Despite the chaos, beauty grows within the wild.
“I have other sheep, which are not of this fold; I must bring them also, and they will hear My voice; and they will become one flock” (John 10:16)
It is true, some of our plants have disease, rot and are in danger of death.
But blight just gives an an opportunity to B- LIGHT.
“Blessed are you who mourn, for you will be comforted.” Luke 6:24
From our neighbor’s point of view, all we are growing are thorns and unkempt horrors.
“When this son of yours comes back after squandering your money on prostitutes, you celebrate by killing the fattened calf!”(Luke 15:30)
Many are concerned that our wild garden will surround and engulf their cultivated garden.
But they don’t see the beauty that grows, even thrives in the wild garden.
The wild garden and the cultivated one can live side by side.
“In a great house there are not only vessels of gold and of silver, but also of wood and of earth; and some to honour, and some to dishonour.” (2 Timothy 2:20)
We carefully cultivate our wild garden, encouraging the best fruit to be produced.
We water, feed, and provide a place to grow, but it is God and the plants themselves that provide the fruit.
We just provide the context.
“Neither the one who plants nor the one who waters is anything, but God who causes the growth.” (I Corinthians 3:7)
Sometimes we get a surprise visitor.
This visitor may seem alarming at first– will they cause harm to the plants, or will they help?
In the end, the visitor becomes another that we feed and cultivate.
“The man who had been demon-possessed was imploring Him that he might accompany Him.” (Mark 5:18)
We look carefully and we find nourishment has grown.
Every plant has their own joy to bring to the community.
“Because of the joy awaiting him, he endured the cross, disregarding its shame.” (Hebrews 12:2)
Despite the struggle, despite the stress, despite the occasional pain,
the beauty of life of each plant is worth it.
“In Christ Jesus you who formerly were far off have been brought near.” (Ephesians 2:13)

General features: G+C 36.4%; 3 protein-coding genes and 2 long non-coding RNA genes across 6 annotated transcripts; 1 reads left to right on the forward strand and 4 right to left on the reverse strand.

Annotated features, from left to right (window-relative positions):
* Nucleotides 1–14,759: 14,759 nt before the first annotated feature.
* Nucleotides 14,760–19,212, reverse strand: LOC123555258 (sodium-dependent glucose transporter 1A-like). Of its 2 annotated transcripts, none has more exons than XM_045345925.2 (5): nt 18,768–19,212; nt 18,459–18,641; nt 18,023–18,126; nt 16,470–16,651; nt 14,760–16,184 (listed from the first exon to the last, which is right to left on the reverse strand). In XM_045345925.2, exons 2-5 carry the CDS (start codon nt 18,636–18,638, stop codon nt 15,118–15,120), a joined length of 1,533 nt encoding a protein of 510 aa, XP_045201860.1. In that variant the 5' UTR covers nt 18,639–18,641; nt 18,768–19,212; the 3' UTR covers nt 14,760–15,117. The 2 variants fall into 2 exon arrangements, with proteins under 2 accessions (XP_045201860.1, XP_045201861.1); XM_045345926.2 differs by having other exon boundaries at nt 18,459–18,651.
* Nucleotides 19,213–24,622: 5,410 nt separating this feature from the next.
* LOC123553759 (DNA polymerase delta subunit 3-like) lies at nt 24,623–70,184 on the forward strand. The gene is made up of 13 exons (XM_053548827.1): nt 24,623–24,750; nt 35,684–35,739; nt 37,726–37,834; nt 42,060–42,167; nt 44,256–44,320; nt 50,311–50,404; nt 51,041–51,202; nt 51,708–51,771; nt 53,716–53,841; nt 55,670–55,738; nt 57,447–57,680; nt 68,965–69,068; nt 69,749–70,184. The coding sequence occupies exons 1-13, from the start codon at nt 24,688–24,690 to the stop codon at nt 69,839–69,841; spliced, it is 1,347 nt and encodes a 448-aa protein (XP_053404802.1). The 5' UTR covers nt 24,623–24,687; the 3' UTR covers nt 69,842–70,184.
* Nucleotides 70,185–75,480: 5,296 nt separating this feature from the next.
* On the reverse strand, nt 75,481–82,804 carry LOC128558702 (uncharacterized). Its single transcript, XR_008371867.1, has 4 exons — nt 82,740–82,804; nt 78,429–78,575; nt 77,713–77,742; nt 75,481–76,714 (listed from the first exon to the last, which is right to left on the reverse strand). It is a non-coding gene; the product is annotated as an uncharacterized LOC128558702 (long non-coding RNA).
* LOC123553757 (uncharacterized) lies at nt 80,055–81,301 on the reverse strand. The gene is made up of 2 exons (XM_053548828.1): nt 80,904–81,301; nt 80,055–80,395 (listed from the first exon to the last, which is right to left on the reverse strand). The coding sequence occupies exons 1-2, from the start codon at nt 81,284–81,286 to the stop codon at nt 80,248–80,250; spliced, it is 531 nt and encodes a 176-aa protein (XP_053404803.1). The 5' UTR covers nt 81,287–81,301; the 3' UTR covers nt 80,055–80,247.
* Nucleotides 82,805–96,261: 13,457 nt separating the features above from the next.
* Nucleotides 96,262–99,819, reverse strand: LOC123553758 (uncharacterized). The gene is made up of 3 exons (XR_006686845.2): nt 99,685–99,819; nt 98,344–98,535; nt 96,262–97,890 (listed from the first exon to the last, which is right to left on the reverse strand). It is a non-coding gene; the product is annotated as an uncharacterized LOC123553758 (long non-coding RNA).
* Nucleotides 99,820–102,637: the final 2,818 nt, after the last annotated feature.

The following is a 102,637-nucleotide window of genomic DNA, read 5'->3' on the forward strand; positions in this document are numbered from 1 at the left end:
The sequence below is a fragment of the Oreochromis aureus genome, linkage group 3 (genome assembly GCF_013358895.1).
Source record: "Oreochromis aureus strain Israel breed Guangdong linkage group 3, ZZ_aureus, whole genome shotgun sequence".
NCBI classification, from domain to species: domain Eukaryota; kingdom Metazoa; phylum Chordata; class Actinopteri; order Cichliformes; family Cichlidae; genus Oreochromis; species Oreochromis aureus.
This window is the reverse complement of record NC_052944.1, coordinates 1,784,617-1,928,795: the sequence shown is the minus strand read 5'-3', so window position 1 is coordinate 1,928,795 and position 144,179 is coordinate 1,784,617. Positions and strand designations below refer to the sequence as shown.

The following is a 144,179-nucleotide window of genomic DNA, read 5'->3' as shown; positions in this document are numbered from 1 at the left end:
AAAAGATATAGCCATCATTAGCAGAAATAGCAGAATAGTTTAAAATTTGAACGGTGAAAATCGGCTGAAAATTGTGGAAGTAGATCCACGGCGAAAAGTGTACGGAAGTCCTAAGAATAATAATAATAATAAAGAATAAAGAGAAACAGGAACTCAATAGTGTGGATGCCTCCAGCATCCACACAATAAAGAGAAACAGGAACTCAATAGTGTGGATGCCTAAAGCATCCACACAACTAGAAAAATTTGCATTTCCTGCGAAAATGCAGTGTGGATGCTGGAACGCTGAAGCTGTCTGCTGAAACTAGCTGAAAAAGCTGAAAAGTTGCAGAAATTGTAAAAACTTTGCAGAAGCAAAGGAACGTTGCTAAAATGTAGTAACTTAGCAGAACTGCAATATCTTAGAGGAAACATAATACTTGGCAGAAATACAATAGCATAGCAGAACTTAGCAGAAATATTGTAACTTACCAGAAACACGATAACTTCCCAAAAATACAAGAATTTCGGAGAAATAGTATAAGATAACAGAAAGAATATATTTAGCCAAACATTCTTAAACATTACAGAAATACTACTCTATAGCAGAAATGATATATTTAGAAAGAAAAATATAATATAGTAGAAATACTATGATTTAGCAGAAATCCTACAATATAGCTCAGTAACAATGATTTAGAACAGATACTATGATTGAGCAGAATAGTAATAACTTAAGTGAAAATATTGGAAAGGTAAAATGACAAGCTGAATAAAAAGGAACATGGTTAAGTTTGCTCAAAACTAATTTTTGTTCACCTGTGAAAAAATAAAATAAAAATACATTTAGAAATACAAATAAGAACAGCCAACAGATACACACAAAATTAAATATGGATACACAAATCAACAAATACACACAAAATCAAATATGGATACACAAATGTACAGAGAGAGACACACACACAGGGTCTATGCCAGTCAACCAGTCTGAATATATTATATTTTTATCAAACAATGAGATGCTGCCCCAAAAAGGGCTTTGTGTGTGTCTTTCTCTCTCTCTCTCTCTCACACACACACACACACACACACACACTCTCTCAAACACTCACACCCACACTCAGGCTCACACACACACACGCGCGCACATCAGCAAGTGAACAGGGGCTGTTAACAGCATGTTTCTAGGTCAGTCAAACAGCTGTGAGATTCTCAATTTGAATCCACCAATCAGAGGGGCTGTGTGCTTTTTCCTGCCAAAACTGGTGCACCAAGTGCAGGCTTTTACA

Most people want to begin an already cultivated garden.
They buy their plants from nurseries, they have carefully tended soils,
they might even control the climate and atmosphere.
At Anawim, we cultivate the Wild Garden:
plants springing out of nowhere, growing up any which way,
chaos barely tamed, sometimes completely untamed,
seemingly free, yet always in crisis.
The Son of Man has come to seek and to save that which was lost.” (Luke 19:10)
A wild garden doesn’t look like much when you begin.
It is dry, hard, unkempt, and the ground seems unworkable.
“Behold, the sower went out to sow; as he was sowing, some seed fell beside the road, and the birds came and ate it up. Other seed fell on the rocky ground where it did not have much soil…” (Mark 4:3-5)
Not only is the garden wild, but the plot is in desperate need of repair.
On the surface, it looks chaotic and impossible to work with.
But with God, nothing is impossible.
If you look carefully, even the garden full of weeds can display remarkable beauty.
“Her sins, which are many, have been forgiven, for she loved much.” (Luke 7:47)
We take the cast-offs, like these potatoes, plant them, and give them a home.
And in that context, they flourish.
“I did not come to call the righteous, but sinners.” (Mark 2:17)
We must not despise the wild…
…for they will grow their fruit in due season.
Do not despise the day of small things, for the LORD rejoices to see the work begin. (Zechariah 4:10)
All pictures were taken by Steve Kimes in the gardens of Sanctuary. Some of the gardens are wild, some are not. But almost all of the plants are cast-offs in one way or another.
No plants were harmed in the making of this photo essay.
Um, yeah. That is a cliché. And there’s two reasons it’s a cliché: one, it is often repeated; and two, it shows an unthinking response.